Culture and traditions are similar, but not quite the same. In South Cambodia, Cambodian food is similar to Vietnamese food. In South Vietnam, Vietnamese food is similar to Camdodian food.

My second name is Vietnamese and is Bích Liên which means “Jade waterlilly” and I believe this has keenly influenced my affection for plants and flowers, especially tropical ones because of their vibrant colors and prominent smells. I love to find the perfect match between their colors and textures with the surrounding environment.











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Phnom Penh 

05.02-06.02


I asked my great uncle about the relationship between Vietnam and Cambodia and he told me they have an ambiguous one that dates back to a bitter past. This was the feeling I had by talking with local guides but I didn’t dare express it. Although Vietnam may have defeated the Khmer Rouge when it entered Cambodia in 1979, many Khmer still view the Vietnamese march on Phnom Penh as an invasion, not a liberation. This contentious relationship started long before the rise of communism in both countries with the unclear common land and maritime borders that have been source of tensions since the Vietnamese southward territorial expansion started in the 16th century.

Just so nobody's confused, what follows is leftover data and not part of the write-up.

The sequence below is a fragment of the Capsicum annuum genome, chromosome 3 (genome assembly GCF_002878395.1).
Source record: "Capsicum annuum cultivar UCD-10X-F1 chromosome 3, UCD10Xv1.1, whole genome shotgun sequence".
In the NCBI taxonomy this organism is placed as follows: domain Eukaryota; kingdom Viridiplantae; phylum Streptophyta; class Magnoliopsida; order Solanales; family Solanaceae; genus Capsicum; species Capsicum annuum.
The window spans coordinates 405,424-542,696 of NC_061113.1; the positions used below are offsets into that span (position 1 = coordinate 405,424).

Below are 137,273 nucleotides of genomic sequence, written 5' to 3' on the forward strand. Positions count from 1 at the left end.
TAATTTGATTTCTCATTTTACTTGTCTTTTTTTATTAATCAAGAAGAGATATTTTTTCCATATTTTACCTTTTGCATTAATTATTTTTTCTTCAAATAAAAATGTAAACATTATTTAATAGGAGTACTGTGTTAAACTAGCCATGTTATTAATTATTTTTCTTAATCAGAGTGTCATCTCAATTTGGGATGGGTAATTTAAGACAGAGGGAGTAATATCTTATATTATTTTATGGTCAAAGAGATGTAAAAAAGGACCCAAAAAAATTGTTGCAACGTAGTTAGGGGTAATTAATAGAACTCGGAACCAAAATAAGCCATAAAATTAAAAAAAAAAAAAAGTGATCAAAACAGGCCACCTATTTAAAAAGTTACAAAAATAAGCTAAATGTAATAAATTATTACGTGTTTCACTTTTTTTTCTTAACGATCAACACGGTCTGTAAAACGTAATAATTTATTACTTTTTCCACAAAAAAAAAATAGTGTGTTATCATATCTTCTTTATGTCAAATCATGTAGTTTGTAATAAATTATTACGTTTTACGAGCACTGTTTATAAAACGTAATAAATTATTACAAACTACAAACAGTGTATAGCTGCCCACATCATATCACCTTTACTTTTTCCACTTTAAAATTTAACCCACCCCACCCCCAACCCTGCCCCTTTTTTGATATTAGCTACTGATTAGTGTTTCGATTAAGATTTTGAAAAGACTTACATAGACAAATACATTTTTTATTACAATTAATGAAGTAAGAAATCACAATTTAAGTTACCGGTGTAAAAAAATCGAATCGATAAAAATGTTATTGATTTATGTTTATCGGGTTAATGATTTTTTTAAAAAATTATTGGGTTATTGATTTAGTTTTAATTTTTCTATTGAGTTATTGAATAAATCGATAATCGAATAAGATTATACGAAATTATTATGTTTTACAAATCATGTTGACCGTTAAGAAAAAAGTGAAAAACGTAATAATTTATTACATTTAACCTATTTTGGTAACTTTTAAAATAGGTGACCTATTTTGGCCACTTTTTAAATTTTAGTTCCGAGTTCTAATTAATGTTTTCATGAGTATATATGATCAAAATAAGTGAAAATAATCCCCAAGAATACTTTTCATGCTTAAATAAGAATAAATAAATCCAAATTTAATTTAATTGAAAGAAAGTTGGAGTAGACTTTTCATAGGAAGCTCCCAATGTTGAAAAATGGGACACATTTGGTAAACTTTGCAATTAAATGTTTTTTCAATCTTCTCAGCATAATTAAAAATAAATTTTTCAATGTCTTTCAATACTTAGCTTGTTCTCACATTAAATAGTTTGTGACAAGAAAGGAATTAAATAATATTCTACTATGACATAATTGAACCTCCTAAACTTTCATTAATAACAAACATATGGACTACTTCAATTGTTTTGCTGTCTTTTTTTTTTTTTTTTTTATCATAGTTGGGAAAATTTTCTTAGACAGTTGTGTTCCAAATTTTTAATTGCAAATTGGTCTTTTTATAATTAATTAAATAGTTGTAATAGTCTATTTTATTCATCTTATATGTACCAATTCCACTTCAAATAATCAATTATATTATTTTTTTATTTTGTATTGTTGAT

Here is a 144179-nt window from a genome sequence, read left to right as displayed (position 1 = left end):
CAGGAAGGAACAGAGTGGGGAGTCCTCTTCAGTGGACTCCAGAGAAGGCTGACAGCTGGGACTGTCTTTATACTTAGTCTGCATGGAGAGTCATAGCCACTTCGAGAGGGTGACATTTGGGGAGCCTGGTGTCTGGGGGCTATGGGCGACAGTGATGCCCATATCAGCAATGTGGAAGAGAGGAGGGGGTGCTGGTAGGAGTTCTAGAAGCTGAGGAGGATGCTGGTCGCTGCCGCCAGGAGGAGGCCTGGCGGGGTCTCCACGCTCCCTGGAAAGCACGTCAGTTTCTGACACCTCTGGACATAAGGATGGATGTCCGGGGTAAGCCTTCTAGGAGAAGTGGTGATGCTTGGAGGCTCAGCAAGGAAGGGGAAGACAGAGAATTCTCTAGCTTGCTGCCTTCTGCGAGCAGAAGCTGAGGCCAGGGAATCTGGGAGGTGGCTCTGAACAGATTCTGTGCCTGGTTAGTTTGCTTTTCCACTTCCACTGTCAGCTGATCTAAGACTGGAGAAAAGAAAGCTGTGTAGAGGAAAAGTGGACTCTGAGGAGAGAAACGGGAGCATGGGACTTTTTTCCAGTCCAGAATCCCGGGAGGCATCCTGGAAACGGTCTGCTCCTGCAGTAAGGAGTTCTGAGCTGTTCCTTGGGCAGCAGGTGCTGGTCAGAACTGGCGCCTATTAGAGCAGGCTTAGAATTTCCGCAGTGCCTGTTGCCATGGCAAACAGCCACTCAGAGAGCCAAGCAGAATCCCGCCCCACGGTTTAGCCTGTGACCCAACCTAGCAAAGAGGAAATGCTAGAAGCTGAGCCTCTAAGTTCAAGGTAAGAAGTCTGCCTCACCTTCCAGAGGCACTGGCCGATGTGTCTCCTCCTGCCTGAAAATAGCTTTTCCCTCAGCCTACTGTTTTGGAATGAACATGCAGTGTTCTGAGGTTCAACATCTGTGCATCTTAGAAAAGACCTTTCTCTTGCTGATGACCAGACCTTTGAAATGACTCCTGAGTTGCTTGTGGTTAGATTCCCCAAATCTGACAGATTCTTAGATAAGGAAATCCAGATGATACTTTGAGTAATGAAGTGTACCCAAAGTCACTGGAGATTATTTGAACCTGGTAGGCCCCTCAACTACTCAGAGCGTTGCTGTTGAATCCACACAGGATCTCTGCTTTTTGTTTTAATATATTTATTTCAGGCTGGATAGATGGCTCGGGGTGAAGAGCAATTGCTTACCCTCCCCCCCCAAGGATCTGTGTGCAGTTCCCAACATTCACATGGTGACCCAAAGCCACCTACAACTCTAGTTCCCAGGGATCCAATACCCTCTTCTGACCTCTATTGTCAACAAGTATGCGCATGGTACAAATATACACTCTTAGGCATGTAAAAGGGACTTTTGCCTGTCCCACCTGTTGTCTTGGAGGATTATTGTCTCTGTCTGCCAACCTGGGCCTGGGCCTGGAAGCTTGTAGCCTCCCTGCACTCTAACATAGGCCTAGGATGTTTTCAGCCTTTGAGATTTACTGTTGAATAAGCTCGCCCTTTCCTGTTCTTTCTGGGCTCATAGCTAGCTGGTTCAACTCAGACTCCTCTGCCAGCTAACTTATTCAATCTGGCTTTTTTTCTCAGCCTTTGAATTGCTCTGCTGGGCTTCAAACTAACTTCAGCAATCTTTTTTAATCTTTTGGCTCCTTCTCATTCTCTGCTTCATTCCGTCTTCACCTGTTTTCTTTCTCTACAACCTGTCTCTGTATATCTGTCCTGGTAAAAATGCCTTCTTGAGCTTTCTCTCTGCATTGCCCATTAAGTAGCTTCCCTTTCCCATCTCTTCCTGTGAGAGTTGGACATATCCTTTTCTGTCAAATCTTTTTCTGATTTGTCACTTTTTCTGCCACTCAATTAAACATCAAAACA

I am travelling alone again, just for a few hours in Phnom Penh before going back to Paris, while my parents went back to Hô Chi Minh City for last purchases and goodbyes. I wanted to see the Mekong River for one last time. That river soothes me. It's a mix of calm and bustle, with fishermen's boats skimming past ferries carrying hundreds of scooters. I also believe it's representative of the current and past conflicts that punctuate the region. The river flows through six countries: each of them seeks to defend its own interests, but they must also unite to protect themselves from outside aggressors.

I took a ferry boat to cross the river and watch the sunset over it, and it was the best way to round off my trip in style. The next day, I am flying back to Paris to celebrate Tết (the Vietnamese New Year) with family in France. Chúc mừng năm mới !















Data visualisation


Drawing data to tell a story: from the number of people I have talked to while travelling alone to my personal food experiences and activities I did while travelling between different cities.